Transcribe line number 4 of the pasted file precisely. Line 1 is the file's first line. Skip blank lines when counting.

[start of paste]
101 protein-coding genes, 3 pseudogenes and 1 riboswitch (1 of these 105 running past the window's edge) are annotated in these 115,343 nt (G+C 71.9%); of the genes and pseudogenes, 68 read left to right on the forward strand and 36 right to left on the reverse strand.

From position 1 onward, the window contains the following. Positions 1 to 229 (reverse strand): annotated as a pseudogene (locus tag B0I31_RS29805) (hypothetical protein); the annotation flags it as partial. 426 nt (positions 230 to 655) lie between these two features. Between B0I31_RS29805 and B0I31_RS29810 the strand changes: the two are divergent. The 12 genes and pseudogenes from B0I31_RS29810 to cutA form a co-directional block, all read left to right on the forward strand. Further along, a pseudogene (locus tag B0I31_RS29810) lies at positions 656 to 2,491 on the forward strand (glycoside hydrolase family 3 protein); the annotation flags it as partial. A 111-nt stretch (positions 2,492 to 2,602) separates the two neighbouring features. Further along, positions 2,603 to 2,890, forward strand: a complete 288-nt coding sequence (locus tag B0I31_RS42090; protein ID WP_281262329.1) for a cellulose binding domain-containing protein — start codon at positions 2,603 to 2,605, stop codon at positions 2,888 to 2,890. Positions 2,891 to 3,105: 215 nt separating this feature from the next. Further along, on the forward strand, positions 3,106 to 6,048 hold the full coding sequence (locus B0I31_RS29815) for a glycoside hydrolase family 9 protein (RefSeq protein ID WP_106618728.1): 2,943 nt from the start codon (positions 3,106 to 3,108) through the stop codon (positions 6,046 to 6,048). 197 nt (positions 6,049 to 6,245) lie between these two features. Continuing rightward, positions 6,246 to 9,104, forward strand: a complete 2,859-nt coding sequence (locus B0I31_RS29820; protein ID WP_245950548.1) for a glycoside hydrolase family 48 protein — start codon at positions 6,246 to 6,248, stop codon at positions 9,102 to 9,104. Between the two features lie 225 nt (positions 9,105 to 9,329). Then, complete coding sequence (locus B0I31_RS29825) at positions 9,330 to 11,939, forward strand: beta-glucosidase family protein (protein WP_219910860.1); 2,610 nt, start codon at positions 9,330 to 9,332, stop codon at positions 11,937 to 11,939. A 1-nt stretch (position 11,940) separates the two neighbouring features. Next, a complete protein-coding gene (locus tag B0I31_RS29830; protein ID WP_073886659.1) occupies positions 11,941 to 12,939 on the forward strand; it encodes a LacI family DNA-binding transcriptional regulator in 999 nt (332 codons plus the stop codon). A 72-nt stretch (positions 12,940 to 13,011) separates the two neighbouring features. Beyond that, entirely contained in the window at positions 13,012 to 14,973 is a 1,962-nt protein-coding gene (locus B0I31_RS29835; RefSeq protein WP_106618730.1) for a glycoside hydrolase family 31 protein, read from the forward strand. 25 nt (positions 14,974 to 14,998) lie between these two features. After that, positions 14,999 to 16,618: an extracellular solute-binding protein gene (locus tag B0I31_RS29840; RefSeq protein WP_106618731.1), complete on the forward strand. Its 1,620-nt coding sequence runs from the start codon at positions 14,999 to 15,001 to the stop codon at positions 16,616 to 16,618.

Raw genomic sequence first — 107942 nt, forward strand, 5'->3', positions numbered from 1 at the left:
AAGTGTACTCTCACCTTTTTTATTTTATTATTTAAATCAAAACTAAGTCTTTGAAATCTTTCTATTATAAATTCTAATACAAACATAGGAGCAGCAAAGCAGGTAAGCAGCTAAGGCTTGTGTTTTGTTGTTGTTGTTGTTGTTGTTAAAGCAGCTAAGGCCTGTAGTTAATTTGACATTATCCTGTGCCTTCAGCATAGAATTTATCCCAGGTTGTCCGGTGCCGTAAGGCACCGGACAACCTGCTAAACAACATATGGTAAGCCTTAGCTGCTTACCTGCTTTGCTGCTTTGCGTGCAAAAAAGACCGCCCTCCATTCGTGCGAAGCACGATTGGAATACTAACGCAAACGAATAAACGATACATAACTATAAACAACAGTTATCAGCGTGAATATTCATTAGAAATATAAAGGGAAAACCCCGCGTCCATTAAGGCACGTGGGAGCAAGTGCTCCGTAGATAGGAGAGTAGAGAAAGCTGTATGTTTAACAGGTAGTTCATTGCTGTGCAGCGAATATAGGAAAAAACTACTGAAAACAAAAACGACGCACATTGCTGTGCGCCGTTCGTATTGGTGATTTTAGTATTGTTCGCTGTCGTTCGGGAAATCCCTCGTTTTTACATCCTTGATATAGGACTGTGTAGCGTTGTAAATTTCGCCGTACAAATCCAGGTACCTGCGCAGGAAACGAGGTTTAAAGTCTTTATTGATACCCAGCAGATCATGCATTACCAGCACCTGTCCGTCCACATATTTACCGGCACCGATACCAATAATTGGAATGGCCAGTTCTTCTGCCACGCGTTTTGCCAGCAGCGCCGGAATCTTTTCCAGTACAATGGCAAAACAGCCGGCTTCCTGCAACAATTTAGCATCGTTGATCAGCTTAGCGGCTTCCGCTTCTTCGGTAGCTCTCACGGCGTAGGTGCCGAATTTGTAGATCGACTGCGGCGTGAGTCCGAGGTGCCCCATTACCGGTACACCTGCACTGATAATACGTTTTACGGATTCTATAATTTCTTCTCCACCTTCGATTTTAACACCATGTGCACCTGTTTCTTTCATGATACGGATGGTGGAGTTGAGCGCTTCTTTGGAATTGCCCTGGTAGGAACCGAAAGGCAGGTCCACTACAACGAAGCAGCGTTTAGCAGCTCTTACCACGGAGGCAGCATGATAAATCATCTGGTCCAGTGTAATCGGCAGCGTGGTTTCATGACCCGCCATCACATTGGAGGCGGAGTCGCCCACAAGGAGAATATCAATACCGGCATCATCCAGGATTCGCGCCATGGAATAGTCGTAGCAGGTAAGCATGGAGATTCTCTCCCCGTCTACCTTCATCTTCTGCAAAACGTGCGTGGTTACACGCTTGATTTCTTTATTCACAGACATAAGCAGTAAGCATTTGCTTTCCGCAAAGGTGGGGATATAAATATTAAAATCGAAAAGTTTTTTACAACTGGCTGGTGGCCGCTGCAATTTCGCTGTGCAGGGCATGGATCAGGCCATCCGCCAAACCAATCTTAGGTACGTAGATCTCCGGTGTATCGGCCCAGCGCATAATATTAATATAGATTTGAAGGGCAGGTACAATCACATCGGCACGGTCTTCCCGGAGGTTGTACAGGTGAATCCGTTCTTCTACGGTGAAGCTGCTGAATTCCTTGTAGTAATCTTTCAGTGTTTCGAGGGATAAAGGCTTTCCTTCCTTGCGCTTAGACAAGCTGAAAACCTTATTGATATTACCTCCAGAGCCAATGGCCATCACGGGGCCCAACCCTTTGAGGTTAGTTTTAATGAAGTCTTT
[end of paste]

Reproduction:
AAGTGTACTCTCACCTTTTTTATTTTATTATTTAAATCAAAACTAAGTCTTTGAAATCTTTCTATTATAAATTCTAATACAAACATAGGAGCAGCAAAGCAGGTAAGCAGCTAAGGCTTGTGTTTTGTTGTTGTTGTTGTTGTTGTTAAAGCAGCTAAGGCCTGTAGTTAATTTGACATTATCCTGTGCCTTCAGCATAGAATTTATCCCAGGTTGTCCGGTGCCGTAAGGCACCGGACAACCTGCTAAACAACATATGGTAAGCCTTAGCTGCTTACCTGCTTTGCTGCTTTGCGTGCAAAAAAGACCGCCCTCCATTCGTGCGAAGCACGATTGGAATACTAACGCAAACGAATAAACGATACATAACTATAAACAACAGTTATCAGCGTGAATATTCATTAGAAATATAAAGGGAAAACCCCGCGTCCATTAAGGCACGTGGGAGCAAGTGCTCCGTAGATAGGAGAGTAGAGAAAGCTGTATGTTTAACAGGTAGTTCATTGCTGTGCAGCGAATATAGGAAAAAACTACTGAAAACAAAAACGACGCACATTGCTGTGCGCCGTTCGTATTGGTGATTTTAGTATTGTTCGCTGTCGTTCGGGAAATCCCTCGTTTTTACATCCTTGATATAGGACTGTGTAGCGTTGTAAATTTCGCCGTACAAATCCAGGTACCTGCGCAGGAAACGAGGTTTAAAGTCTTTATTGATACCCAGCAGATCATGCATTACCAGCACCTGTCCGTCCACATATTTACCGGCACCGATACCAATAATTGGAATGGCCAGTTCTTCTGCCACGCGTTTTGCCAGCAGCGCCGGAATCTTTTCCAGTACAATGGCAAAACAGCCGGCTTCCTGCAACAATTTAGCATCGTTGATCAGCTTAGCGGCTTCCGCTTCTTCGGTAGCTCTCACGGCGTAGGTGCCGAATTTGTAGATCGACTGCGGCGTGAGTCCGAGGTGCCCCATTACCGGTACACCTGCACTGATAATACGTTTTACGGATTCTATAATTTCTTCTCCACCTTCGATTTTAACACCATGTGCACCTGTTTCTTTCATGATACGGATGGTGGAGTTGAGCGCTTCTTTGGAATTGCCCTGGTAGGAACCGAAAGGCAGGTCCACTACAACGAAGCAGCGTTTAGCAGCTCTTACCACGGAGGCAGCATGATAAATCATCTGGTCCAGTGTAATCGGCAGCGTGGTTTCATGACCCGCCATCACATTGGAGGCGGAGTCGCCCACAAGGAGAATATCAATACCGGCATCATCCAGGATTCGCGCCATGGAATAGTCGTAGCAGGTAAGCATGGAGATTCTCTCCCCGTCTACCTTCATCTTCTGCAAAACGTGCGTGGTTACACGCTTGATTTCTTTATTCACAGACATAAGCAGTAAGCATTTGCTTTCCGCAAAGGTGGGGATATAAATATTAAAATCGAAAAGTTTTTTACAACTGGCTGGTGGCCGCTGCAATTTCGCTGTGCAGGGCATGGATCAGGCCATCCGCCAAACCAATCTTAGGTACGTAGATCTCCGGTGTATCGGCCCAGCGCATAATATTAATATAGATTTGAAGGGCAGGTACAATCACATCGGCACGGTCTTCCCGGAGGTTGTACAGGTGAATCCGTTCTTCTACGGTGAAGCTGCTGAATTCCTTGTAGTAATCTTTCAGTGTTTCGAGGGATAAAGGCTTTCCTTCCTTGCGCTTAGACAAGCTGAAAACCTTATTGATATTACCTCCAGAGCCAATGGCCATCACGGGGCCCAACCCTTTGAGGTTAGTTTTAATGAAGTCTTT